Are you a guilty gardener? Do you appear to mourn the passing of the growing season with appropriate remorse and gloom, but can’t quite hide a twinkle in your eyLeach garden (11)e? Is there a certain hollowness in your sighs and tut-tuts about the demise of the gardening season and onset of winter?

I confess to feeling relief after the first walloping frost blackens tender plants. And why not? There are just so many times I can handle the “ings” of gardening:  watering, weeding, fertilizing, trimming, raking, sweeping, fretting, pleading, and cursing. (Plenty of opportunity remains for that last item, as watering houseplants is always fraught with spills, drips and splatters. But I digress.)

My advice — rejoice. We are into the season when the landscape becomes a grand dried floral arrangement.

Granted, chores remain. For me there are still evergreens to trim and shape. This I do around Thanksgiving to provide materials for a few Christmasy, winter-theme decorations. Outdoor containers are stuffed with evergreen branches and red twig dogwood stems to make them seem lifelike. Fortunately these branches won’t need a single “ing” for months. About thLeach garden (9)e time they begin looking ratty, it’s practically pansy season, and life is returning to the scene.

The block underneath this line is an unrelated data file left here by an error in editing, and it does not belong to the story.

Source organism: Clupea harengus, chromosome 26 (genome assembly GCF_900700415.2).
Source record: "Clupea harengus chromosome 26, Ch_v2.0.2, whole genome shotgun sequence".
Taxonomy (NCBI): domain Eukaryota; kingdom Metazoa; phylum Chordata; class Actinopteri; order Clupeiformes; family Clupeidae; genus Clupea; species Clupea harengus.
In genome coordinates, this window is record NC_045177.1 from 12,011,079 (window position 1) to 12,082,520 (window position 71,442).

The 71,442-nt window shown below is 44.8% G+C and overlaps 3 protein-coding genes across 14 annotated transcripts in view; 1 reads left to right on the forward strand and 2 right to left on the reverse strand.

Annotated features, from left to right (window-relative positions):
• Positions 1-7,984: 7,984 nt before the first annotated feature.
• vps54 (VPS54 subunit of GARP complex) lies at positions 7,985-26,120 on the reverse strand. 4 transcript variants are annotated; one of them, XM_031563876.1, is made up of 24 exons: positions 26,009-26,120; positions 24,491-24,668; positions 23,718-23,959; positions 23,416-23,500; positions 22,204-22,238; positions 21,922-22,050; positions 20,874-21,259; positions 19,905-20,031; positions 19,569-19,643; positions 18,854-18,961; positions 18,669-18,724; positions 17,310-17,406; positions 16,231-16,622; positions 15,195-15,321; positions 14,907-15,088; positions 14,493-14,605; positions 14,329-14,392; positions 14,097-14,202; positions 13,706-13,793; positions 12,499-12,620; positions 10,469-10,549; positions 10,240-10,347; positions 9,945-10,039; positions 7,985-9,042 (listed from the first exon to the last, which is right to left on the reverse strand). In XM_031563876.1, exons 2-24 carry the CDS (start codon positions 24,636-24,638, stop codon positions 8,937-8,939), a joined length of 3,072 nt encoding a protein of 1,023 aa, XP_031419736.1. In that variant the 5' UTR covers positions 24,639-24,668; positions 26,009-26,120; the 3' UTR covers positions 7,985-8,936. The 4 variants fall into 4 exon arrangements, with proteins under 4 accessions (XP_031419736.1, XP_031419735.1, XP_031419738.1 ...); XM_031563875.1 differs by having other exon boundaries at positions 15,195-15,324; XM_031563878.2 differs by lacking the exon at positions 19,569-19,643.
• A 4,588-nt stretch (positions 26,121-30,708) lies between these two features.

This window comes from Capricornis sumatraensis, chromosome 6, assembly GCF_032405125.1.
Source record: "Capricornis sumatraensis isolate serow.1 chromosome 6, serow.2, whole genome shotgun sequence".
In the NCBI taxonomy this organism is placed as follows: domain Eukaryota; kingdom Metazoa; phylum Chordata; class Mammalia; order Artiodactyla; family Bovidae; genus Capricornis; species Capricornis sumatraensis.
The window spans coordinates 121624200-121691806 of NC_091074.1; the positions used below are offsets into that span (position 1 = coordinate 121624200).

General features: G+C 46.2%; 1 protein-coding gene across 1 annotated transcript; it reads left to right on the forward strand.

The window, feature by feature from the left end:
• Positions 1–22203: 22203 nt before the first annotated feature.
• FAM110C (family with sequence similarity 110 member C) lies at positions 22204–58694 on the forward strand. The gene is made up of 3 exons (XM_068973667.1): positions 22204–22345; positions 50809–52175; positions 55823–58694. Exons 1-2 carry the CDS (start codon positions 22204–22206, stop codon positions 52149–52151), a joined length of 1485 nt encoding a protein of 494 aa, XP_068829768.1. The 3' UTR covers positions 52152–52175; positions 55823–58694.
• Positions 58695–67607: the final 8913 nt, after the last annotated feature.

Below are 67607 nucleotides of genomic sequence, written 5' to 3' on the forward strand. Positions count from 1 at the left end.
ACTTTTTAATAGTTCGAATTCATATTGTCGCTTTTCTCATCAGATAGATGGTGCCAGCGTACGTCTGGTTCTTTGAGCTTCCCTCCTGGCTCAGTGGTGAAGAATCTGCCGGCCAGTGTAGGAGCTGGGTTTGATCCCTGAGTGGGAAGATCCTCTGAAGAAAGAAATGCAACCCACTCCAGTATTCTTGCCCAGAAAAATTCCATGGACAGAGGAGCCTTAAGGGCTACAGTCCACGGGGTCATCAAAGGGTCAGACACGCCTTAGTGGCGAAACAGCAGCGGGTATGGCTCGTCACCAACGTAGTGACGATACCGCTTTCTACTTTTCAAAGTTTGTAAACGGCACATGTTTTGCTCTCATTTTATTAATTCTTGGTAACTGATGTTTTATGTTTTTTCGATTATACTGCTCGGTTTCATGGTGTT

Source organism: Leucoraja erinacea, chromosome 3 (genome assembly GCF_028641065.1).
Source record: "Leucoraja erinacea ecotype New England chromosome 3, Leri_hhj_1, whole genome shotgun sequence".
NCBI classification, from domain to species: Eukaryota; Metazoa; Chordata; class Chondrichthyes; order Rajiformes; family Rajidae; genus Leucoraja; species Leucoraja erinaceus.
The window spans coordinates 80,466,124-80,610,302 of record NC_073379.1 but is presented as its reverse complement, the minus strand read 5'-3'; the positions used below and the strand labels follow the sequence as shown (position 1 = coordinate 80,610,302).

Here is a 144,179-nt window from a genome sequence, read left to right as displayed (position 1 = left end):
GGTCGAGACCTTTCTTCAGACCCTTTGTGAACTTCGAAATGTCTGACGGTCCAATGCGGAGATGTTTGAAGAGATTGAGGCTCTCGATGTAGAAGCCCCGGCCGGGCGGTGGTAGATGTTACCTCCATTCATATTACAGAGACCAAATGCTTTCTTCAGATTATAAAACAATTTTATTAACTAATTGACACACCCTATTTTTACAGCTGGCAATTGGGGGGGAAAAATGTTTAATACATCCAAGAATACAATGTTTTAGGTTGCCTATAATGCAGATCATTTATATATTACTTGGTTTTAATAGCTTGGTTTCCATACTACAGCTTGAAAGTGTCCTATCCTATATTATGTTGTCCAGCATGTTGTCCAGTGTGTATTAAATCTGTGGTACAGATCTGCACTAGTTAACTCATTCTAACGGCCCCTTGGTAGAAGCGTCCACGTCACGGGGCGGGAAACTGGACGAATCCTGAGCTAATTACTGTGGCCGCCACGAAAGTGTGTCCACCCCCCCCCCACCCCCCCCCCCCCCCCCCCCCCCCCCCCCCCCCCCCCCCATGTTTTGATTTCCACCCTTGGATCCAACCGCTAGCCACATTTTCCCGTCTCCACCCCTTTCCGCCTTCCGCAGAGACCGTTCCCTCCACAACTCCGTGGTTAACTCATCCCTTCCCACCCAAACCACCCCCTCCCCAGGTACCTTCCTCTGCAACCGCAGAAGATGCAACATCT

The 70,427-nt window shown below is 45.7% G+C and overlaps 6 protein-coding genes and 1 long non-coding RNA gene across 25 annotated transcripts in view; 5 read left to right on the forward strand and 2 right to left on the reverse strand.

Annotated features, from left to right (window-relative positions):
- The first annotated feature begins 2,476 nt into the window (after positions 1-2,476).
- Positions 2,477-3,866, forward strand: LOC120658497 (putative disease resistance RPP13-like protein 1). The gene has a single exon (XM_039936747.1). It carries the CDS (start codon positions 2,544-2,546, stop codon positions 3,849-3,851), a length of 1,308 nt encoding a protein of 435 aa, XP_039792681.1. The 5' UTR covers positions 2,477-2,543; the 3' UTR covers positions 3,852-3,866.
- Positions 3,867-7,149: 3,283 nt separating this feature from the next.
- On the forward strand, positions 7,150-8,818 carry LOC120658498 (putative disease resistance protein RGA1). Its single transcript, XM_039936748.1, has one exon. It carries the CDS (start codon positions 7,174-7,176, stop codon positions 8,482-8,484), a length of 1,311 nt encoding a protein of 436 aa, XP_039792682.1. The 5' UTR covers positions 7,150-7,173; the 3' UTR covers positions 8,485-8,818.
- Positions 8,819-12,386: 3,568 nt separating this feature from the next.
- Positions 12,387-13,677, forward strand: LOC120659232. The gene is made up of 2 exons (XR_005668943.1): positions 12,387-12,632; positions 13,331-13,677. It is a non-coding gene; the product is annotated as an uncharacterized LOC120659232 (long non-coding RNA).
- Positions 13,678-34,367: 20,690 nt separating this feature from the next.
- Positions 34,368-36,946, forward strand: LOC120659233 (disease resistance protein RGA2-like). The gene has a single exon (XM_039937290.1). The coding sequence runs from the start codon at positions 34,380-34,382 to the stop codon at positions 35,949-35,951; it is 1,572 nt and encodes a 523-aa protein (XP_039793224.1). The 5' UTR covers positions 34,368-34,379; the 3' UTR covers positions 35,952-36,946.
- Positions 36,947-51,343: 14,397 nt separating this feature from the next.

Even dragging the heavy patio chairs into the garage, has a certain delight –I’ve almost crossed every item off the chore list.

There is one gardening tie that even a killing frost can’t break. Being fond of fresh food, I cultivate cold-tolerant collards, kale and turnips under row covers in the vegetable garden. They are largely on autopilot. Harvests tend to be skimpy in January but by late February, longer and slightly wLeach garden (22)armer days prompt them to grow again. Sort of the same thing happens to me in late February.

By then I tire of hours of reading, tucked under a thick afghan on the sofa, whiling away weeks of seemingly endless nights.